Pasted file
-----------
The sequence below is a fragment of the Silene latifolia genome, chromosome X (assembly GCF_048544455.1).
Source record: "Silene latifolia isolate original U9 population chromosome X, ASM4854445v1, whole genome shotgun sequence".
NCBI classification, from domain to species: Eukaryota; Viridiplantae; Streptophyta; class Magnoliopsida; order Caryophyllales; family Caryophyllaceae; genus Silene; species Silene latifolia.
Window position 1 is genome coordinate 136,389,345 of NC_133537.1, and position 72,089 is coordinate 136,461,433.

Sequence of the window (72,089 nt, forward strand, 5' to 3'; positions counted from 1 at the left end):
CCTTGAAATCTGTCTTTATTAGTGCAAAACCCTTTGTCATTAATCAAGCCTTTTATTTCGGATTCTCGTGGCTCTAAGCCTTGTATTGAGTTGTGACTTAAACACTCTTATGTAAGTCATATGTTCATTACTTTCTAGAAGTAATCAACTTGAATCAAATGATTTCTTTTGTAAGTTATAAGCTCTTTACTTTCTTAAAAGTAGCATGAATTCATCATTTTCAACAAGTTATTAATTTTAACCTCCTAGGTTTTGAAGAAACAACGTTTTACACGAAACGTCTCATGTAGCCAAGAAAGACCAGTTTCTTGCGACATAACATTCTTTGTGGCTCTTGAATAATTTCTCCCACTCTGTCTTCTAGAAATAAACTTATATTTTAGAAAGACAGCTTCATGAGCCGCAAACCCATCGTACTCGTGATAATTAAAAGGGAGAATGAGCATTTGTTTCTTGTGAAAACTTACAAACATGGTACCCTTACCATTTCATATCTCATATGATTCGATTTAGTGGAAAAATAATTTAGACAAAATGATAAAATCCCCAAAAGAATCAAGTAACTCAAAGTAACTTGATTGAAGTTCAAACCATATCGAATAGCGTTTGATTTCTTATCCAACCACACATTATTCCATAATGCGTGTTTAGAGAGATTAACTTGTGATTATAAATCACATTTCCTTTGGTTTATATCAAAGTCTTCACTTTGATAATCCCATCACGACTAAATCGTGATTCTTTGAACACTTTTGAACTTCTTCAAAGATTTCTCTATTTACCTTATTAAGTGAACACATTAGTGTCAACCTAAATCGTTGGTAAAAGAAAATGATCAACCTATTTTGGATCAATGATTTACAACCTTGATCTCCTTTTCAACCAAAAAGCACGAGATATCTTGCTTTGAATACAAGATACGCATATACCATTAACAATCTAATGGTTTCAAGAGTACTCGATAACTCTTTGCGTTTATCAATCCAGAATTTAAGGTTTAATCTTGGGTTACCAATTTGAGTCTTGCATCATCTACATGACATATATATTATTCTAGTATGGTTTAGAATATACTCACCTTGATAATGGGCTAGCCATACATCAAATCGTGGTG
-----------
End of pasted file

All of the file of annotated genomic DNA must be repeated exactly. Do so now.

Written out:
The sequence below is a fragment of the Silene latifolia genome, chromosome X (assembly GCF_048544455.1).
Source record: "Silene latifolia isolate original U9 population chromosome X, ASM4854445v1, whole genome shotgun sequence".
NCBI classification, from domain to species: Eukaryota; Viridiplantae; Streptophyta; class Magnoliopsida; order Caryophyllales; family Caryophyllaceae; genus Silene; species Silene latifolia.
Window position 1 is genome coordinate 136,389,345 of NC_133537.1, and position 72,089 is coordinate 136,461,433.

Sequence of the window (72,089 nt, forward strand, 5' to 3'; positions counted from 1 at the left end):
CCTTGAAATCTGTCTTTATTAGTGCAAAACCCTTTGTCATTAATCAAGCCTTTTATTTCGGATTCTCGTGGCTCTAAGCCTTGTATTGAGTTGTGACTTAAACACTCTTATGTAAGTCATATGTTCATTACTTTCTAGAAGTAATCAACTTGAATCAAATGATTTCTTTTGTAAGTTATAAGCTCTTTACTTTCTTAAAAGTAGCATGAATTCATCATTTTCAACAAGTTATTAATTTTAACCTCCTAGGTTTTGAAGAAACAACGTTTTACACGAAACGTCTCATGTAGCCAAGAAAGACCAGTTTCTTGCGACATAACATTCTTTGTGGCTCTTGAATAATTTCTCCCACTCTGTCTTCTAGAAATAAACTTATATTTTAGAAAGACAGCTTCATGAGCCGCAAACCCATCGTACTCGTGATAATTAAAAGGGAGAATGAGCATTTGTTTCTTGTGAAAACTTACAAACATGGTACCCTTACCATTTCATATCTCATATGATTCGATTTAGTGGAAAAATAATTTAGACAAAATGATAAAATCCCCAAAAGAATCAAGTAACTCAAAGTAACTTGATTGAAGTTCAAACCATATCGAATAGCGTTTGATTTCTTATCCAACCACACATTATTCCATAATGCGTGTTTAGAGAGATTAACTTGTGATTATAAATCACATTTCCTTTGGTTTATATCAAAGTCTTCACTTTGATAATCCCATCACGACTAAATCGTGATTCTTTGAACACTTTTGAACTTCTTCAAAGATTTCTCTATTTACCTTATTAAGTGAACACATTAGTGTCAACCTAAATCGTTGGTAAAAGAAAATGATCAACCTATTTTGGATCAATGATTTACAACCTTGATCTCCTTTTCAACCAAAAAGCACGAGATATCTTGCTTTGAATACAAGATACGCATATACCATTAACAATCTAATGGTTTCAAGAGTACTCGATAACTCTTTGCGTTTATCAATCCAGAATTTAAGGTTTAATCTTGGGTTACCAATTTGAGTCTTGCATCATCTACATGACATATATATTATTCTAGTATGGTTTAGAATATACTCACCTTGATAATGGGCTAGCCATACATCAAATCGTGGTG